Facilitation - A set of Cross Disciplinary Leadership Skills

The more I work in the profession of facilitation, the more I see facilitation skills being a set of cross disciplinary leadership skills, from which any fields or professions can benefit.

Effective facilitation is holistic, it cross over a number of areas, not limited to just the following or in this order:

  • Communication skills - how to word and ask the most effective questions to probe, to inquire, to clarify or to check assumptions.
  • Planning and design skills - how to scope, plan, design and prepare for meetings to produce meaningful outcomes.
  • Organizational skills - how to stay on track, on time and on target.
  • Interpersonal skills - how to manage group dynamics, differences of points of view and difficult situations.
  • Sharing goals and understanding - how to bring everyone on the same journey and moving towards the same goals.
  • Problem solving and engaging groups in decision-making - how to deal with discourse, disagreements and finding a solution that most can live with.
  • Team building and organizational development - how to motivate and support one another, engage each other in meaningful dialogues, discussions, debates and decisions.
  • Change management - how to embrace change as a positive movement for the right reasons.

If the above were topics for leadership skills training, we can (and do) develop a variety of workshops to delve deeper into the content and conversations. I often wonder why post secondary institutions, vocational or academic, are not explicitly teaching facilitation skills - that would be a dream come true for me. This type of training is often offered as continuing education or professional development programs rather than as core competencies, which is ironic as these competencies are relevant, beneficial and applicable now.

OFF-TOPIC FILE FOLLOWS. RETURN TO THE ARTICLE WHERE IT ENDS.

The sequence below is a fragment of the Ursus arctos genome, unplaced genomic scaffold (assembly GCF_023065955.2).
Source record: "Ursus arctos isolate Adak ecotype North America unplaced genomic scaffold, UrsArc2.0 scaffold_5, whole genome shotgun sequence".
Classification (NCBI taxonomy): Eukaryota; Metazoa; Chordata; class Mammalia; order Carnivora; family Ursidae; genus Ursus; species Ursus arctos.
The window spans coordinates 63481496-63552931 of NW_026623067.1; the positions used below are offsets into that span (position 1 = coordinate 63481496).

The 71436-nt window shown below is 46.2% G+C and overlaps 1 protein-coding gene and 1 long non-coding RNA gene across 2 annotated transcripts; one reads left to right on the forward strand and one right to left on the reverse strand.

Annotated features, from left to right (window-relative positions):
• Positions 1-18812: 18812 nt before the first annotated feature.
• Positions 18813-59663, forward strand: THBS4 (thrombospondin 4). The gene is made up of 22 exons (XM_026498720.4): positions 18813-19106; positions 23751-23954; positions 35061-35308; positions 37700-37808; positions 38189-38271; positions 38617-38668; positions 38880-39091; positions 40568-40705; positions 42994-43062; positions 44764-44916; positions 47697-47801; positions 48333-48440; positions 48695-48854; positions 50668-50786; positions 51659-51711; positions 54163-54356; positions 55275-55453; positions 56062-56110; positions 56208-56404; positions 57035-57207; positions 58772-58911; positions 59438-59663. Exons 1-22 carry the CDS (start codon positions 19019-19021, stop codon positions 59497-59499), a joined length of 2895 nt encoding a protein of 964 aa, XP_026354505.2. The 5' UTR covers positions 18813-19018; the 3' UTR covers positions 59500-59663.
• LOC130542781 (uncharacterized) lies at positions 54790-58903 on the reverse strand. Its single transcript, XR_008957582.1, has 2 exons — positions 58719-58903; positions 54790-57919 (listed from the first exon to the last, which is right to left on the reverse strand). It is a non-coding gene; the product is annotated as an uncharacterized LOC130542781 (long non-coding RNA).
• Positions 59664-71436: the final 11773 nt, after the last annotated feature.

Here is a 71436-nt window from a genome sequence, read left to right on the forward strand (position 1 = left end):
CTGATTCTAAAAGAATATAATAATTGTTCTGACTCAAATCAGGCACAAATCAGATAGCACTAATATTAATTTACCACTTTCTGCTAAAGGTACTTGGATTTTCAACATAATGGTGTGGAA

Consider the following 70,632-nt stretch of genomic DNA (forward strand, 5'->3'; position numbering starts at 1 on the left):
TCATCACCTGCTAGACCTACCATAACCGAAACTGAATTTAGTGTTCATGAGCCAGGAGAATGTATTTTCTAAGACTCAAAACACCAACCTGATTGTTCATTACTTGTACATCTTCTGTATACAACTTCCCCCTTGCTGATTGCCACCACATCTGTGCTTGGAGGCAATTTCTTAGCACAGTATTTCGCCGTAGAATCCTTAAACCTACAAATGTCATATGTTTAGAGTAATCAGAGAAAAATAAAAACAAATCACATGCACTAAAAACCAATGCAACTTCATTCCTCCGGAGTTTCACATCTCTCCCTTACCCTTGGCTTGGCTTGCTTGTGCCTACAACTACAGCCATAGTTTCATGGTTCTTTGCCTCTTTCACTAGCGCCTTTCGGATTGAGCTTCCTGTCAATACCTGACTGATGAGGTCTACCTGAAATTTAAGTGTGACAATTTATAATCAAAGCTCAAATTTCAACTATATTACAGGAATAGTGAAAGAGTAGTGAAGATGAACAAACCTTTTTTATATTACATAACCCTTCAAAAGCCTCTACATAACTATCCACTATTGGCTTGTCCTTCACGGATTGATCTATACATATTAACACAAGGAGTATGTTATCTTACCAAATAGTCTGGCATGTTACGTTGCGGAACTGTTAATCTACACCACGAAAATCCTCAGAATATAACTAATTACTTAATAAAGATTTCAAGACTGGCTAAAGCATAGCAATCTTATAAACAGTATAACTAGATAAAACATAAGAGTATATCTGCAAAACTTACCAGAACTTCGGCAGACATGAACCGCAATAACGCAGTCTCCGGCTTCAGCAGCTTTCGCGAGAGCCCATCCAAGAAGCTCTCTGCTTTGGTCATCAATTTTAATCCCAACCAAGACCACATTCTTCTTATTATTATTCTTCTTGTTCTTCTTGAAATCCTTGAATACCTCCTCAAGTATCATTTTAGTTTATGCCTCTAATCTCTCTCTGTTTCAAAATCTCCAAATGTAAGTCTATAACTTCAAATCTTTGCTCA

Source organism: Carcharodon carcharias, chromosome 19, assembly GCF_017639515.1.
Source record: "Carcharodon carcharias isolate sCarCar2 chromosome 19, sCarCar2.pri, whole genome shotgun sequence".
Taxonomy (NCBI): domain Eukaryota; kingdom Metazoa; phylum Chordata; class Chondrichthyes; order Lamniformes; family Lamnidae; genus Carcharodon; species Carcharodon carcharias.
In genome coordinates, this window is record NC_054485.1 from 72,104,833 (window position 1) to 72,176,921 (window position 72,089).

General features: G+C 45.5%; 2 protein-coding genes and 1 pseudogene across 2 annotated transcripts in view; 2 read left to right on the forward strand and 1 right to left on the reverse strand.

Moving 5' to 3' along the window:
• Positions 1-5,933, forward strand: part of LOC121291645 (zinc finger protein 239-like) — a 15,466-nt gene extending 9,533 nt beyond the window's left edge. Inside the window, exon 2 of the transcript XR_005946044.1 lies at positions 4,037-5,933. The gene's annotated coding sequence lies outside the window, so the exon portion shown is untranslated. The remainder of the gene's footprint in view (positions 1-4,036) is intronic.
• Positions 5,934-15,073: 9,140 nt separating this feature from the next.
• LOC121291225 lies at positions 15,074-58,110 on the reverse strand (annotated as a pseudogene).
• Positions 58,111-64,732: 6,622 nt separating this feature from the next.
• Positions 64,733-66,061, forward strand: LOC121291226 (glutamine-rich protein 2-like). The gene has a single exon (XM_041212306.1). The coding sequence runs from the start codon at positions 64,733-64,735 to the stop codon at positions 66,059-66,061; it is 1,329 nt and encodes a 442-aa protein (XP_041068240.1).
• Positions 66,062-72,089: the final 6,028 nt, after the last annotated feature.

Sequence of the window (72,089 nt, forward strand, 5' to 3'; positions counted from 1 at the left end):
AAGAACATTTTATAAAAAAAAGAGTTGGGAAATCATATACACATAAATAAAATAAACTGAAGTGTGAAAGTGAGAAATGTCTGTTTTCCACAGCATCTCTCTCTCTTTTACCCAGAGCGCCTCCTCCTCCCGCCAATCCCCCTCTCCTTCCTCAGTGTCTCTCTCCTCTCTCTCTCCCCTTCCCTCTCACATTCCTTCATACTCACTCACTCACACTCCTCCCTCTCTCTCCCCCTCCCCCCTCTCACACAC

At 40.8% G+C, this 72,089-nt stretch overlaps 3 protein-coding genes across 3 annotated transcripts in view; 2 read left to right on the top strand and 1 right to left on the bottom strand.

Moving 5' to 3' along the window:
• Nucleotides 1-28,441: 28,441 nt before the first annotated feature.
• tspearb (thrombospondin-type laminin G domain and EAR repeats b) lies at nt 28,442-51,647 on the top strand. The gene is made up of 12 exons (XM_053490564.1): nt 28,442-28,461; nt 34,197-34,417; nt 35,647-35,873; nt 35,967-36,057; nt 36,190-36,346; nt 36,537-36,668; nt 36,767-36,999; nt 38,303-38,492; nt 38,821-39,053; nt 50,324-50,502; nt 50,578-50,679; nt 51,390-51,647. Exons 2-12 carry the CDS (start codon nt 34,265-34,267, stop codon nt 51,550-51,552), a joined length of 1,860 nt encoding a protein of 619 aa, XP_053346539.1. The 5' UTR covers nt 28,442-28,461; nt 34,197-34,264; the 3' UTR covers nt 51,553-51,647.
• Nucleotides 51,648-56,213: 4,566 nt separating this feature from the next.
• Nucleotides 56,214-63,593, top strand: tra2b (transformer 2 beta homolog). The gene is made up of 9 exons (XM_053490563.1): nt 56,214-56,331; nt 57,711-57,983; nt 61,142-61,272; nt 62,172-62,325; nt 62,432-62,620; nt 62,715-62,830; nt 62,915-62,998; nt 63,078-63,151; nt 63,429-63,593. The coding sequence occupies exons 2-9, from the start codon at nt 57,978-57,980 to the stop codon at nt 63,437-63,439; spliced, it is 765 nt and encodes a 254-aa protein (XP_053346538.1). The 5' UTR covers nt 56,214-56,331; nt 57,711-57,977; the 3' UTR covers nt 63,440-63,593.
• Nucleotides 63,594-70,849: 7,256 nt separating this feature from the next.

My observations have been that entry level workers don't often get offered these skills enhancement opportunities. They would have to wait until one has been with a company long enough, or gets promoted high enough in the hierarchy to qualify for this type of training. I only have to look at my own young adult children, they would gain so much in learning and using facilitation skills. Wouldn't it be great if all companies and organizations advocate for investing in their most precious asset, their people and human capital, from the get-go by teaching them facilitation skills? Wouldn't it be great if people get to learn facilitation skills at a younger age, rather than later in life?

Share the message - facilitation skills are not just for Certified Professional Facilitators (CPF)*, anyone can be a "facilitative" anything - engineer, teacher, manager, accountant, retail associate, dentist or CEO.

 

* One can apply to become a Certified Professional Facilitator (CPF) through the International Association of Facilitators (IAF). Check out www.iaf-world.org for IAF membership, certification application process and requirements.

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